A couple of weeks ago, 25 people were arrested near Woodstock, N.H., for alleged immigration violations. This was not during an immigration raid. It was an immigration checkpoint which took place on I-93, 70 miles from the Canadian border.
Those arrests led us to a fact many in our newsroom were surprised by: U.S. Customs and Border Protection has legal authority to set up checkpoints in order to check immigration status of people passing through, anywhere within 100 miles of the physical boundaries of the United States.
That is a wide swatch of land, which some estimate to include residences of a third of all Americans. What's more, this was the first time such a checkpoint had been set up in New Hampshire in five years.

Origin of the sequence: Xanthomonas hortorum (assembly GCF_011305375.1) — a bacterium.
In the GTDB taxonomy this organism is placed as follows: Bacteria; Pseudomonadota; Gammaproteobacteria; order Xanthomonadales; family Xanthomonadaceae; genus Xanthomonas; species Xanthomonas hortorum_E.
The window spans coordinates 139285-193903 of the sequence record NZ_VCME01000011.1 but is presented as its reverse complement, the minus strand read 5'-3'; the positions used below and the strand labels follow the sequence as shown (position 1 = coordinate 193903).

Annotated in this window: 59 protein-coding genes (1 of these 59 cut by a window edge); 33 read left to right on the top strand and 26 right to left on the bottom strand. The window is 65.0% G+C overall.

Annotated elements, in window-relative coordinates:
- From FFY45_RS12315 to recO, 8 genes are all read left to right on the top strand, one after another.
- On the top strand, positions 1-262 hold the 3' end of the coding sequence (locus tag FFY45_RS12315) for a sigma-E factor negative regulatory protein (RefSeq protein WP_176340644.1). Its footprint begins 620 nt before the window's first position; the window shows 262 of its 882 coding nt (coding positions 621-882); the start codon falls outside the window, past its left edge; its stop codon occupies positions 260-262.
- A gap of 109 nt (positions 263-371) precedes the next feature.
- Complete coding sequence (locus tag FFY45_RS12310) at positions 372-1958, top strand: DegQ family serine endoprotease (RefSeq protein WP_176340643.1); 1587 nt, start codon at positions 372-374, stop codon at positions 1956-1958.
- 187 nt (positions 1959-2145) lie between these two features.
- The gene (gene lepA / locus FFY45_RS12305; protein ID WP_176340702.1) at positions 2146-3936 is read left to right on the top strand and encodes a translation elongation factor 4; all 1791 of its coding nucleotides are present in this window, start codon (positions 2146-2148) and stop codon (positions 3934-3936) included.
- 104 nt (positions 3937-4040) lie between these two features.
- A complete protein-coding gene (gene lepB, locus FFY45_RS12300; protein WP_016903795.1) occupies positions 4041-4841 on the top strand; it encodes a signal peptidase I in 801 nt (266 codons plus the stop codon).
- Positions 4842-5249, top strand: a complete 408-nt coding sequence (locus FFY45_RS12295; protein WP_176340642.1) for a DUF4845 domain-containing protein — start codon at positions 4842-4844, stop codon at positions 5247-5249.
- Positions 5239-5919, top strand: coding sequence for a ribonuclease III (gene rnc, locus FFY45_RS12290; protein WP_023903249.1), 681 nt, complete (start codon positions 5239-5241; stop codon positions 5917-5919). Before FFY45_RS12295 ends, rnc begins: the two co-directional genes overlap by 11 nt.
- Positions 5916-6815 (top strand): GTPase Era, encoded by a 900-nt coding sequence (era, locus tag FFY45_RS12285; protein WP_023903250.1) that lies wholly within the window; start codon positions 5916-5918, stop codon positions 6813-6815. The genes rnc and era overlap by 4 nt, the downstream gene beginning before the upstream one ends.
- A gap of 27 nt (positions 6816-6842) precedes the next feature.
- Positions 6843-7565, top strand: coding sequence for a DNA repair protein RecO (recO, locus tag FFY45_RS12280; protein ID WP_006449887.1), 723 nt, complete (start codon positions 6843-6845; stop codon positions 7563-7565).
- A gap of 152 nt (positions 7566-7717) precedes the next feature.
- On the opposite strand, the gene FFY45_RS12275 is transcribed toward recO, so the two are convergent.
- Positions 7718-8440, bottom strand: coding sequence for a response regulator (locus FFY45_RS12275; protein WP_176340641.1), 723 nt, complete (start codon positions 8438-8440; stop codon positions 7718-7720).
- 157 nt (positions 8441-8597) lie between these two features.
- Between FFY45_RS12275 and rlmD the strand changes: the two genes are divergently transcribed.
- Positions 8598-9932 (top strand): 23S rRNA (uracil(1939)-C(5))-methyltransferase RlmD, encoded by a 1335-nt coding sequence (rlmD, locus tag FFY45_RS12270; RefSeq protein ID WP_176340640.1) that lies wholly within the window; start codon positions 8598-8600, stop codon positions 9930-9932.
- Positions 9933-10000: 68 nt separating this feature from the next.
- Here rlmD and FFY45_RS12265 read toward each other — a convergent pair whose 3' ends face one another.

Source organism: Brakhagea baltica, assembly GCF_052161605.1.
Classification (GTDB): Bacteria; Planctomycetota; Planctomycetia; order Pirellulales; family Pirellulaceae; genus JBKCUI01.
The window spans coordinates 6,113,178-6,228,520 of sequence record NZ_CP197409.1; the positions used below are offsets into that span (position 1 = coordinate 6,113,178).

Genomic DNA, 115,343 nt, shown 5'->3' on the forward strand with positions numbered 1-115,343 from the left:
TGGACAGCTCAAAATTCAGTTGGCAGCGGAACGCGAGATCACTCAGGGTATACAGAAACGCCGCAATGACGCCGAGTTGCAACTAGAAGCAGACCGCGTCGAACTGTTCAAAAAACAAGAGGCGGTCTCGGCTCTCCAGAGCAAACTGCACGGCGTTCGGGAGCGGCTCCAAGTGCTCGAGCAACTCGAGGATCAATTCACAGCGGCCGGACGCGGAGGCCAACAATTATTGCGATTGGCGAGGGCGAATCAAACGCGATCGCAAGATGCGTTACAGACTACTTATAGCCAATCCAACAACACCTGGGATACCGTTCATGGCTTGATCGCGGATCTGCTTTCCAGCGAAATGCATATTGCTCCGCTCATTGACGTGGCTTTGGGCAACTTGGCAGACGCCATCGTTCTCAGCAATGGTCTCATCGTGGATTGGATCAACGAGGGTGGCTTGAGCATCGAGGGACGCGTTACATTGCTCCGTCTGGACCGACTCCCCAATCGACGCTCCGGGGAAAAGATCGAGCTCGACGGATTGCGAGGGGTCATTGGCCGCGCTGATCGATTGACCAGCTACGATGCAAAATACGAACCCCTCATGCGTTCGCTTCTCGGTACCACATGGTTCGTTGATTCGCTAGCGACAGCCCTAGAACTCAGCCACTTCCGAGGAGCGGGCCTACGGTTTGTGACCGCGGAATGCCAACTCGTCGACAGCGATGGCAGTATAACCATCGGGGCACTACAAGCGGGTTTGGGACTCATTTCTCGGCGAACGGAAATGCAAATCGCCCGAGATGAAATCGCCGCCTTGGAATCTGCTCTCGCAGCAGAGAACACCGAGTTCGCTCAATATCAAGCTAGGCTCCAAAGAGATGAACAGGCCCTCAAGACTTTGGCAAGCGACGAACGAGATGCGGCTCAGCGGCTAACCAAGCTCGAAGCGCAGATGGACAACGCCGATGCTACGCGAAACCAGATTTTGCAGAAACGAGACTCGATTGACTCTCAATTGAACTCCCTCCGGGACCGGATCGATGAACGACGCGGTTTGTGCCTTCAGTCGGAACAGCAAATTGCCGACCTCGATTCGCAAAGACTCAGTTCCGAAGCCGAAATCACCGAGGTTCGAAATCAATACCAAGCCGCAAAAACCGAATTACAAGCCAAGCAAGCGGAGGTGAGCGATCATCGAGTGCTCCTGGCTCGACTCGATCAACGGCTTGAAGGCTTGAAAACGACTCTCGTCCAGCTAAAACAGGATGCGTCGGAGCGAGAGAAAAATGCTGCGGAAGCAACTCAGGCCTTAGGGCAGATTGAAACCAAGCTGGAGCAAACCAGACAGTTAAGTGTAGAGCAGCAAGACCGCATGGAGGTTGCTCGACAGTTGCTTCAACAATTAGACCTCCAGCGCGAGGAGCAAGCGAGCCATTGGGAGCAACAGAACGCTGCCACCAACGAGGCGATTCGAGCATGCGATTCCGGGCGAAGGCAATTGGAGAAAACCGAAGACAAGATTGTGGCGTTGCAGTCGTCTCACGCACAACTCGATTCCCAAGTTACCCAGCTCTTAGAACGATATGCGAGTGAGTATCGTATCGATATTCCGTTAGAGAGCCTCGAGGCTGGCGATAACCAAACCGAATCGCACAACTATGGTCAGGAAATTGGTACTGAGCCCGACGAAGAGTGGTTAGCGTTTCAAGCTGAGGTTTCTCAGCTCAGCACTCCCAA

We'll take a closer look at the 100-mile border zone and what that means for civil liberties.
Bradley Curtis, division chief for the U.S. Customs and Border Protection Swanton Sector in Vermont, which covers New Hampshire, Vermont and upstate New York. He has been with CBP for more than 23 years. The organization tweets at @CustomsBorder and @CBPNewEngland.
This segment aired on September 19, 2017.